The jewel takes its name from the Russian heir Princess Nadia Vygin-Orlov. The first recorded owner of the diamond after the theft. Orlov was a member of the Russian aristocracy who fled the revolution in 1917 to Rome Italy. Selling her jewels to pay expenses.

In 1932 a European diamond dealer named Mr. J.W. Paris imported the Black Orlov to New York in search of a buyer. Shortly after selling the stone in 1932 Paris leaped to his death from a skyscraper on 5th Avenue New York. Becoming the first reported victim of the diamond.

In 1947 a second suicide is attributed to the jewel. When the Russian Princess Leonila Viktorovna-Bariatinsky jumps to her death. While the connection wasn’t seen at first, it soon came apparent Leonila had owned the jewel for a short period after Orlov.

Then only a month later Princess Orlov would fall to her death from a building in central Rome. Listed as a suicide this brought the death toll to three for the precious stone.

In the 1950’s the jewel’s owner, Charles F. Wilson had the Black Orlov recut in an attempt to break the curse. Although the curse had in reality been a reach, the owner claims the modification a success. As the diamond has since passed through the hands of many dealers without tragedy.

Other Cursed Diamonds Through History

The next cursed diamond on my list is the Koh-i-Noor. With a tradition of bloody wars fought to claim ownership of this diamond. There is little doubt why people believe in the cursed. Highlighted by a Hindu text dating to 1306 which describes the curse.

 “He who owns this diamond will own the world, but will also know all
its misfortunes. Only God, or a woman, can wear it with impunity.”

With the annals of history, this curse seems to bear truth as each male ruler who possessed the Koh-i-Noor suffered great tragedies most often losing their throne.

Today the Koh-i-Noor sits in the Tower of London as part of the British Crown Jewels. Whether the British Royalty believe the curse to be real or not. There has never been any mention of the curse. However, the diamond always passes to the wife of the male heir to the British throne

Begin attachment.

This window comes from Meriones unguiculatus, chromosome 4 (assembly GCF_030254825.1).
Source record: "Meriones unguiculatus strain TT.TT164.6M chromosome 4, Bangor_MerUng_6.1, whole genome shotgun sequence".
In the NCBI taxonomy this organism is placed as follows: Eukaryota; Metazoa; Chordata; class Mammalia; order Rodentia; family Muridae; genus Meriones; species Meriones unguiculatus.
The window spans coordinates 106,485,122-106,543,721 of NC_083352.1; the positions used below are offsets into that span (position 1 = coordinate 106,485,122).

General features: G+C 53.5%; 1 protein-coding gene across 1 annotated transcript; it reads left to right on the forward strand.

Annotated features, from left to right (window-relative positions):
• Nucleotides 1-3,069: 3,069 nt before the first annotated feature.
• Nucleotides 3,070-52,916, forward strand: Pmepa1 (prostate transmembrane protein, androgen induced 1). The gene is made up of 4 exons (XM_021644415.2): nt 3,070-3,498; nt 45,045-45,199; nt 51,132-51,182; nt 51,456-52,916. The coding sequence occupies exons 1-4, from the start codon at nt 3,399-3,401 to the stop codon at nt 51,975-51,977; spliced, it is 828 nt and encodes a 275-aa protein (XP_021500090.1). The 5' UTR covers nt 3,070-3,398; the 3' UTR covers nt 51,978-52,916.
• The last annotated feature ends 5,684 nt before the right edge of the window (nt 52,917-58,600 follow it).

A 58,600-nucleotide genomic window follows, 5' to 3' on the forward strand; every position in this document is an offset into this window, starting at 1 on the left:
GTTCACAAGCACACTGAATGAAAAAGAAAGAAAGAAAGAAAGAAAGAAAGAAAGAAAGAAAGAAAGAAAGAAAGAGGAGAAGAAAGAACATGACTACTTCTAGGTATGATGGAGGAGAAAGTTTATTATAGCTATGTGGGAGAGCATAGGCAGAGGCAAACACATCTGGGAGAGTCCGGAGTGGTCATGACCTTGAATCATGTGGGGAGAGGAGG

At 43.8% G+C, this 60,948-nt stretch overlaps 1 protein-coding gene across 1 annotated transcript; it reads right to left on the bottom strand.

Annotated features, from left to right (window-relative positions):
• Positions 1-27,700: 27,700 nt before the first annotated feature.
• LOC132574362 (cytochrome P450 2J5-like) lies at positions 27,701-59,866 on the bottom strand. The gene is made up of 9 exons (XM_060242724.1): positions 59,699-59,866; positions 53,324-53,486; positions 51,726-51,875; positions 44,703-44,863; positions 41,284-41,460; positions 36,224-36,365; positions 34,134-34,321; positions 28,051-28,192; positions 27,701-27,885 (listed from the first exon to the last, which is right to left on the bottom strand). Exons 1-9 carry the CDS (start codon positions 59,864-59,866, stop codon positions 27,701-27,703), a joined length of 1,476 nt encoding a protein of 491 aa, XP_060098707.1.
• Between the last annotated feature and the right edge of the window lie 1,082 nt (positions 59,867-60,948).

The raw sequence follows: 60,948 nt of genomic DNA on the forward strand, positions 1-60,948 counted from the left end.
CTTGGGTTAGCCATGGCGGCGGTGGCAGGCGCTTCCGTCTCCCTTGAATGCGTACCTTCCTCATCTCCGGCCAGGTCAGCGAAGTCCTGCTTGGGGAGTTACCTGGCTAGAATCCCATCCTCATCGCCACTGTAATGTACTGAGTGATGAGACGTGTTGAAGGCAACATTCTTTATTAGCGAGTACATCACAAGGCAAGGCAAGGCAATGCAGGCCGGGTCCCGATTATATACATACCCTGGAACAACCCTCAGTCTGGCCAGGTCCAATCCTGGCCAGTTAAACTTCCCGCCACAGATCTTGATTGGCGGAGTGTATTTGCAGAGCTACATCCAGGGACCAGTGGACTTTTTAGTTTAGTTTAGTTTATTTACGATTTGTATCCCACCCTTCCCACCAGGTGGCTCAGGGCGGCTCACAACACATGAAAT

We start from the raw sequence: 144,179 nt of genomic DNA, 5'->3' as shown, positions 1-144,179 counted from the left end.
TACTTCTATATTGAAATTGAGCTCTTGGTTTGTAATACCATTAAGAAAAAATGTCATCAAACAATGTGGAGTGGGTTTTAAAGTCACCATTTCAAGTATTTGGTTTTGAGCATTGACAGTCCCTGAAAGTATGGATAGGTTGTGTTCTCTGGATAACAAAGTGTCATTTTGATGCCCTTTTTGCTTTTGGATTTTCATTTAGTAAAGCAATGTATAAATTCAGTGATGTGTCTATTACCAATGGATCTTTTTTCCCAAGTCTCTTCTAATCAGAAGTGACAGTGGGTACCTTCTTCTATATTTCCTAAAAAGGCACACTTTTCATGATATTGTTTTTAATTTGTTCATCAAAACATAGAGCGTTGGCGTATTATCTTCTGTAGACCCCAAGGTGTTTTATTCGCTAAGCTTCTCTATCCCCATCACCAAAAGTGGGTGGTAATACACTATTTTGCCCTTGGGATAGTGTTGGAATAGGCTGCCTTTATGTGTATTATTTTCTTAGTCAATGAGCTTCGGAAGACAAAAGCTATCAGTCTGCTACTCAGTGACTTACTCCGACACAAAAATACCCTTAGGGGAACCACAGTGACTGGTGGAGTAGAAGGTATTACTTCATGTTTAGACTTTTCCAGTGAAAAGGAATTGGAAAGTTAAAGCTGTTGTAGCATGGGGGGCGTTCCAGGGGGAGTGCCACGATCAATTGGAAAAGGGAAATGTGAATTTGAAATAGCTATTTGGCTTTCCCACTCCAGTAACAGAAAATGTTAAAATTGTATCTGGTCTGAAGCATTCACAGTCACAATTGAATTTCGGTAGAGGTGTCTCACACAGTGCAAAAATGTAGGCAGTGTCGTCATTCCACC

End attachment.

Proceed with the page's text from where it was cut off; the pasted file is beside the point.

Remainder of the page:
Yet another diamond said to carry a curse is the Regent Diamond. As mysterious fables of greed and death began with the stone’s discovery. Supposedly the gem was dug up and stolen by a miner in India. Who attempted to bring the jewel to Europe. Yet as he traveled by sea the miner was killed by a greedy Sea Captain. Taking the jewel for himself, and later selling it to an Indian merchant.

Eventually, the uncut gem became the property of Governor Thomas Pitt of the East India Company. Wishing to profit from the purchase Pitt then smuggled the diamond back to England hidden in this son’s shoe. Where a jeweler spent two years cutting the diamond. Once cut Pit would spend another ten years trying to sell his ill-gotten gains. Finally transferring the jewel into the French Crown Jewels in 1717.

French Ownership of the Regent Diamond

DiamondsOf the French monarchs who possessed the Regent Diamond:

  • The rule of Louis XV became plagued with war which drained the treasury leading to the government’s collapse in 1780.
  • The rule of Louis XVI ended with the beheading of Louis XVI and Marie Antoinette. As well as the slaughter of many French Nobles.
  • Napoleon would attempt to rule the world. Yet his reign would end in exile on the island of Saint Helena.
  • The rule of Louis XVIII would be interrupted twice with the King being forced into exile. Although Louis XVIII was able to recover the throne both times his reign would be marked by diminished powers and the King dying childless.
  • The reign of Charles X lasted only six years with his rule cut short by revolution forcing King Charles to abdicate the throne, living the rest of his life in exile.
  • Another in the long line of Regent owners Louis Philippe I saw economic discord, and revolution as his reign would also end in exile.
  • The last monarch to hold the French throne would be Louis-Napoléon Bonaparte, Napoleon III. Duly elected Napoleon III became the first elected President of the Second Republic of France. Yet as his term expired Napoleon staged a coup d’état seizing the throne. However eventually Napoleon’s reign would also end much like the previous owners of the Regent. With captivity, exile, and death.

Clearly owning the Regent Diamond was not kind to the French Monarchy. Whether any of these cures are true or just fanciful fables remain to be proven. Still, the mysteries and allure of diamonds live on today.

One thought on “Mysterious Legends, Folklore and Curses of Diamonds